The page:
According to a harrowing statistic shared by a former United States surgeon general, 1 out of every 7 Americans will suffer from a drug or alcohol addiction issue at some point in their life.
Given that the US population is roughly 320 million, that means almost 45 million people will have to brave a bout with substance abuse.
If you’re a parent and worried your child may be one of those 45 million people struggling with addiction, you may have a lot of questions.
How did this happen? How can you help? Are your suspicions correct?
The first step to getting your child the help they need is confirming they indeed have an addiction problem. To help you accomplish this, our team has compiled 9 of the most common signs your kid might be using drugs.
1) Decline in Hygiene
Drug and alcohol abuse have a tendency to be a severe drain on a child’s time and resources. Because of this, one of the most common physical signs of dependency is a decline in hygiene.
Things like not showering regularly, severe breakouts, oily hair or foul smell can all be signs that a person who was ordinarily hygienic has experienced a rapid, drug-related change in priorities.
2) Loss of Interest in Activities
A child no longer taking pleasure in things formally important to them is one of the tell-tale signs your kid might be using drugs.
Activities like sports, cheer-leading and spending time with friends commonly fall by the waist-side when one’s life is being consumed by addiction. If you notice a sudden change in the interests of your child, be sure to ask them about it.
If they can’t give a good explanation, drugs could be to blame.
3) Sudden Change in Friends
Children going through middle and high school will change friends often. This can happen for a variety of non-drug-related reasons.
Still, if you notice that your child’s friend roster has changed drastically and includes people that seem less positively influential than their former friends, there could be a drug component to the switch.
Many drug abusers try to surround themselves with like-minded individuals. This helps them pool resources and enable one another. Because of that, friend swaps can be a very telling sign that your kids might be using drugs.
4) Academic Declines
Academics almost always suffer when a child is struggling with addiction. To identify this risk factor quickly, be sure to always stay abreast of your child’s school performance by asking for report cards or by accessing online grade portals.
If you’re doubtful that you’re being presented with accurate information in regard to your kid’s academic progress, always feel free to contact their teacher directly.
5) Family History
Children who have family members that struggle with addiction are at a significantly higher risk of using drugs. Studies suggest that this reality is partially due to having a natural disposition towards addictive behaviors and partially due to observation
So, if your child has a relative they’re around who has addiction issues, that means you need to be extra diligent in keeping an eye on their habits.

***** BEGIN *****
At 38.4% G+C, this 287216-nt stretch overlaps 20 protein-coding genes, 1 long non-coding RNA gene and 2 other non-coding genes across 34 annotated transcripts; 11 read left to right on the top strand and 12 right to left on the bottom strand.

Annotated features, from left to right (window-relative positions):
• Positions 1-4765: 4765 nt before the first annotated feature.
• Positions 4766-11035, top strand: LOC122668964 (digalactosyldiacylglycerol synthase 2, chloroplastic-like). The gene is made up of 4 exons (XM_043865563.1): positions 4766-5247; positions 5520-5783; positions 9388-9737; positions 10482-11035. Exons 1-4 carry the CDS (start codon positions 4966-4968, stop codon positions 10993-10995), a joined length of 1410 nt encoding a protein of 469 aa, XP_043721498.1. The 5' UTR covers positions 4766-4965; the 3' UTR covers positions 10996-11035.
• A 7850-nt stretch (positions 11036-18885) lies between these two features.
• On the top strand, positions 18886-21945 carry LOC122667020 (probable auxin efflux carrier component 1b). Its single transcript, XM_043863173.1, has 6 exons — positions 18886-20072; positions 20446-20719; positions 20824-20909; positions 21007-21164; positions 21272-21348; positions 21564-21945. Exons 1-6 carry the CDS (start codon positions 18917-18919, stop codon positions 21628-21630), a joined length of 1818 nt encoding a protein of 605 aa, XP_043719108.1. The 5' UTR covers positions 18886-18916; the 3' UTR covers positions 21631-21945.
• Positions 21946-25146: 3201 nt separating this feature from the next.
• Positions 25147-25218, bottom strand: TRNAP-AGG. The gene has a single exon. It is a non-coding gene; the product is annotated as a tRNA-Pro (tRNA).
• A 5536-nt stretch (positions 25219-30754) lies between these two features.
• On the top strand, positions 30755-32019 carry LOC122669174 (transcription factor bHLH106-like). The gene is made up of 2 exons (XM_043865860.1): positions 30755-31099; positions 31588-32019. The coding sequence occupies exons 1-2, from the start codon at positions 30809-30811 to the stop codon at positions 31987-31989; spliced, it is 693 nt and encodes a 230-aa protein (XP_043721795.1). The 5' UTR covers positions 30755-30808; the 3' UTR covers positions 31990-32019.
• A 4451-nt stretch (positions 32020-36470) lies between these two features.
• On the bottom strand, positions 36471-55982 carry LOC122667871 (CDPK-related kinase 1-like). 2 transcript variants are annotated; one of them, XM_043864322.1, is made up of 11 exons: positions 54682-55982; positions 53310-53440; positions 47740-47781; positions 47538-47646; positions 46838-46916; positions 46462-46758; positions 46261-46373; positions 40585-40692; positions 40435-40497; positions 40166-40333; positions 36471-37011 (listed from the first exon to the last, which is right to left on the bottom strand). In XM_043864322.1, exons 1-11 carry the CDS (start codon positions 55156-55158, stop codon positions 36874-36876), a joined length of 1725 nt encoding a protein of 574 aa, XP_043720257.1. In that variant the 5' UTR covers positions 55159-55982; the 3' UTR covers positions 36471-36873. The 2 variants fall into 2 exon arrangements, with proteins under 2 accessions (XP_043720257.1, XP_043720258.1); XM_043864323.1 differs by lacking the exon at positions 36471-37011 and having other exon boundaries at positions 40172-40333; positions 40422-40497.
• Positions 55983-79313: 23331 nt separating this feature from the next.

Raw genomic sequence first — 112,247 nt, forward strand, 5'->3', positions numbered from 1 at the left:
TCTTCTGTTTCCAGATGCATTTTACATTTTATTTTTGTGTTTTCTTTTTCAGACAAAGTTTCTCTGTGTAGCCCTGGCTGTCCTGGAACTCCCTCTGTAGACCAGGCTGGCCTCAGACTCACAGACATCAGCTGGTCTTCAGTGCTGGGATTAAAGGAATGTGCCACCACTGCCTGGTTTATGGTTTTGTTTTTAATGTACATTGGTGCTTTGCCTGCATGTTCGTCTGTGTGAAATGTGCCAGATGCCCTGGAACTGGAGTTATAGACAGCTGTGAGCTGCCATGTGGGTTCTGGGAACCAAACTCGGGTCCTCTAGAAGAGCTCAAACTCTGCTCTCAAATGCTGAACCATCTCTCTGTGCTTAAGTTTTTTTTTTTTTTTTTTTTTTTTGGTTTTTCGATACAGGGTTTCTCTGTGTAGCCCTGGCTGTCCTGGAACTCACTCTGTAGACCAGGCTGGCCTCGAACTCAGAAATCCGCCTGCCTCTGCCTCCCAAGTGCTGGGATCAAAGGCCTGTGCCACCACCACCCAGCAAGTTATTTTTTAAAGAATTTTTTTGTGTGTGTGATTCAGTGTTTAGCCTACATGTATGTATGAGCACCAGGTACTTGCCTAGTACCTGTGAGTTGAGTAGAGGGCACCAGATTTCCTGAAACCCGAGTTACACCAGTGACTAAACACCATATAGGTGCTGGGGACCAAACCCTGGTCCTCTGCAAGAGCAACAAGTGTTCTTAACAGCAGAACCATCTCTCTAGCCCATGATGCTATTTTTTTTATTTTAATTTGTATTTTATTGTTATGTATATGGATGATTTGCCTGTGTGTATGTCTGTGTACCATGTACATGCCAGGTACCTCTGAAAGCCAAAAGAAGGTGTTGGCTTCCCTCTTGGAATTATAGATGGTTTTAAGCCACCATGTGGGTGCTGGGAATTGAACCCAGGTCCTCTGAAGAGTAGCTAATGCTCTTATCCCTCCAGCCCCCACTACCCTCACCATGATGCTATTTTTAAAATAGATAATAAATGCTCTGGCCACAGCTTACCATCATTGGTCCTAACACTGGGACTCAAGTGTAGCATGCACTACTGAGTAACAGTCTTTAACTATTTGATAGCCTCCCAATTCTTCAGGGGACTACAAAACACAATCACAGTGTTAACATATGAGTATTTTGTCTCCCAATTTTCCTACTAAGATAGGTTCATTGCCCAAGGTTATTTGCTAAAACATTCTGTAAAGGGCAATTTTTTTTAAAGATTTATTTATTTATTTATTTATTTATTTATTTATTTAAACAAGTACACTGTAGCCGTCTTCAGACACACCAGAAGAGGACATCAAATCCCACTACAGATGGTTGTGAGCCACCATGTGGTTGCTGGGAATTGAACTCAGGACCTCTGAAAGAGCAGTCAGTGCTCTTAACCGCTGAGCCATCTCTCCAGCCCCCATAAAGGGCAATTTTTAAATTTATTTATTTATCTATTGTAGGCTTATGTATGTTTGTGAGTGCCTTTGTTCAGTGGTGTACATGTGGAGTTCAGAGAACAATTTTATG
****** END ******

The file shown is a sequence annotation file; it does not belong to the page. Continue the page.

6) Drug Paraphernalia
Your child having in their possession objects like pipes, bongs, pieces, syringes or other drug-related hardware is a major drug abuse tell which should immediately prompt an at home drug test you can click here for more information about.
If you find any of the above objects and confront your child, you’ll likely be presented with an excuse. No matter how good the excuse is, assume the worst.
Accepting excuses could mean postponing treatment your child desperately needs.
7) Frequent Exhaustion
Drugs, particularly downers like Xanax, Valium, etc. can make your child uncharacteristically lethargic. If you’re finding that your child is spending most of their free time sleeping or sitting around the house, there may be a drug component to their behavior if these actions are out of character.
Try to keep your child engaged in physical activities if you’re noticing a sudden onset of a lethargy. Sometimes boredom is simply to blame.
8) Frequent Requests for Money
Addiction to drugs is extremely expensive. Particularly for teenagers not making very much or any money at all.
That means that in order to support their addiction, most kids will turn to their parents for help. If your child is asking for amounts of money that exceed their needs or what they typically request, this could be one of the signs your kid might be using drugs.
If you’re suspicious that your money isn’t going towards buying the things your child is asking for (food money, school dance tickets, gas, etc.), instead of giving your kid cash, write them a check. You can even offer to buy them what they need directly instead of giving them the money to do it themselves.
9) Items Missing From Home
If your child can’t get the money they need for drugs by asking, they may turn to pawning household objects or selling them online.
If you’re noticing household objects missing from your home, confront your child. While they’re likely to deflect blame, you letting them know you’re on top of the situation may dissuade this type of behavior.
This will reduce the ease in which your child can get the resources they need to support their potential drug habit.
Wrapping Up Signs Your Kid Might be Using Drugs
If you’re observing clear signs your kid might be using drugs, it’s important to approach them with understanding. Berating somebody struggling with addiction will only work to exacerbate the issue.
Being a strong parent and approaching a potential addiction situation with understanding and offering support is the best way to get your child the help they need and lead them towards a sober lifestyle.
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